Today is the first day when a “parent” can get a $3,600 per child fully refundable tax credit from the U.S. government. This is a fully refundable credit, i.e., it turns into $300 per month Given that roughly half of American children don’t live with two biological parents, that means that the cash implications of winning “primary parent” status are more significant than ever. If there are two children, for example, and the parents have equal incomes, a 60/40 parenting split might result in a 2:1 different in spending power between the winner parent and the loser parent (state-by-state differences in child support formulae are substantial).
For plaintiffs who were on the fence regarding making a domestic violence allegation, for example, in hopes of enhancing prospects for obtaining primary custody, now there is an additional $7,200/year at stake (comparable to working 1,000 extra hours per year at the current federal minimum wage). For comparison, $7,200 per year is more than a Swedish plaintiff could obtain by having sex with the richest billionaire in Sweden. It is also more than a plaintiff could obtain by having sex with the richest defendant in Germany.
(The current wave of inflation that is washing over the U.S. also makes family court litigation more critical. See “Profits from Marriage and Child Support Depend Heavily on Inflation Rates” within the Quirks chapter:
Nominal rather than real (inflation-adjusted) investment income is included in every state’s child support formula. Consider a defendant with $2 million in premarital savings and a 2-percent real return on those savings. With inflation at 1 percent, the nominal return will be 3 percent or $60,000 per year. If inflation goes back up to a Jimmy Carter-era 10 percent, the nominal return will be 12 percent and investment income for child support purposes will be $240,000 per year, four times as high despite the fact that the real return on investment is the same. The effect of inflation in Wisconsin, for example, with its 25 percent of gross income rule for two kids, is an increase in the child support plaintiff’s share of investment income from $15,000 per year up to $60,000, far exceeding the $40,000 in real return.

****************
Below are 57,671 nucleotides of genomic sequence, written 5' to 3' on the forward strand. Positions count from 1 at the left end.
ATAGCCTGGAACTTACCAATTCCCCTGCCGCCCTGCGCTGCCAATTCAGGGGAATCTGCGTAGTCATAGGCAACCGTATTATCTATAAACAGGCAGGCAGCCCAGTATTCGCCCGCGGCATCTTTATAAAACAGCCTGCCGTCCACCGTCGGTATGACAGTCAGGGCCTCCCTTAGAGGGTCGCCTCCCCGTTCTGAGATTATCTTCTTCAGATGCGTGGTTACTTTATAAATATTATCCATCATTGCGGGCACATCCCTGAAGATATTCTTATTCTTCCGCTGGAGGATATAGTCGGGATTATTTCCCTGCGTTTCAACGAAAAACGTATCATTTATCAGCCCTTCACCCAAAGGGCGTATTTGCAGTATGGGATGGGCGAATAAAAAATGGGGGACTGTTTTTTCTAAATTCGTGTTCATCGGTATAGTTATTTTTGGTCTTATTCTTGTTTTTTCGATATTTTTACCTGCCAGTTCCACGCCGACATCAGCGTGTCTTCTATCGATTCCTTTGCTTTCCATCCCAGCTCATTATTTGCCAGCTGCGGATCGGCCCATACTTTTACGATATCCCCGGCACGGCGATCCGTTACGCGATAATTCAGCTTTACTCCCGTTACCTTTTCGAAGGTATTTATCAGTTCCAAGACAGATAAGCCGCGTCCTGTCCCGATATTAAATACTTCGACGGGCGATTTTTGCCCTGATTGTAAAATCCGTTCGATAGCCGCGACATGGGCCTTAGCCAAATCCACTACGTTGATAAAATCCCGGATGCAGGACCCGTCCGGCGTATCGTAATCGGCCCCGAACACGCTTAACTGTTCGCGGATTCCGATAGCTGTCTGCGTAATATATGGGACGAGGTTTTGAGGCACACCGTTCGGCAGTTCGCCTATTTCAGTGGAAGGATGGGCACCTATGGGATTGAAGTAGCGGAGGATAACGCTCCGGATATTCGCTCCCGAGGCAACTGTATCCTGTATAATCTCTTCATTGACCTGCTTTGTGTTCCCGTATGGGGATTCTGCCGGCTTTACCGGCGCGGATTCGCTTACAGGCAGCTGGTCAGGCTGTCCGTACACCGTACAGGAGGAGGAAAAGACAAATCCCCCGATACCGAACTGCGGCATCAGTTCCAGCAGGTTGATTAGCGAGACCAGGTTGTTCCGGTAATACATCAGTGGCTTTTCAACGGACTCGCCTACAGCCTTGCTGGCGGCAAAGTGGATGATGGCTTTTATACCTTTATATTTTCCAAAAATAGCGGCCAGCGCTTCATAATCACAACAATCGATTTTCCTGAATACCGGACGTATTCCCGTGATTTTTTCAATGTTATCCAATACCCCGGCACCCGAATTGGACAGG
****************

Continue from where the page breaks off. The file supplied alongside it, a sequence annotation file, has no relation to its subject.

The value of property division can also be boosted by inflation. Consider a jurisdiction where a divorce plaintiff is entitled to a roughly 50 percent share of any appreciation in the value of premarital savings. If the real value doesn’t change, but inflation is 10 percent per year, the separate property will double in nominal value over a 7-year period. A plaintiff who sues for divorce after 7 years will thus obtain 25 percent of the value of the property by collecting 50 percent of the appreciation. In a no-inflation environment, the share would be 0 rather than 25 percent.
If we’re going to have inflation plus extra government-sent rewards to the parent who wins custody, might the second best career choice in the Biden era be divorce litigator? (first best, of course, is child support plaintiff after having sex with a high-income partner!))
- “New $3,000 child tax credit could raise issues for divorced parents” (CNBC, a little out of sync with the fact that never-married-to-begin-with is a common status for plaintiffs and defendants in U.S. family courts)
- A section asking whether it makes sense to run a court system to pick winner and loser parents: What does [Linda Nielsen, professor of Psychology at Wake Forest University] think of the winner/loser custody system that prevails in most U.S. states? “A lot of social scientists say that a court cannot possibly pull together enough custody evaluators and psychology experts to accurately predict what is going to be the best parenting plan for each child in a particular family ” responded Nielsen. “The premise that custody evaluators can always give an objective recommendation is flawed. It is not like a driving test or a math test. There may be no standard set of credentials for custody evaluators. There is not necessarily consistency from one evaluator to another and many of the measures used in these evaluations were not designed for that purpose.. A psychologist can’t walk into an intact family, do an assessment and determine which parent is better for which child at which age in that family – or who will be the better parent four years from now. So why bring that difficult task into family court?” Nielsen says that a deeper problem with courts picking the “better parent” at the time of divorce may be that the judge is answering the wrong question. “It doesn’t matter who is a better parent at the time of the divorce,” says Nielsen. “I ask students [in a Wake Forest University Department of Psychology course] ‘Was your mother or father the better parent when you were 6, 10, 16 years old? Now answer the same question for your brother or sister. The answer is different at each age and, with siblings, depending on the personality of the siblings and the parents. The importance or effectiveness of each parent will go up and down as the child ages, which is one reason that children who are in shared parenting arrangements do better than children who spend less than 35 percent of their time with one parent.”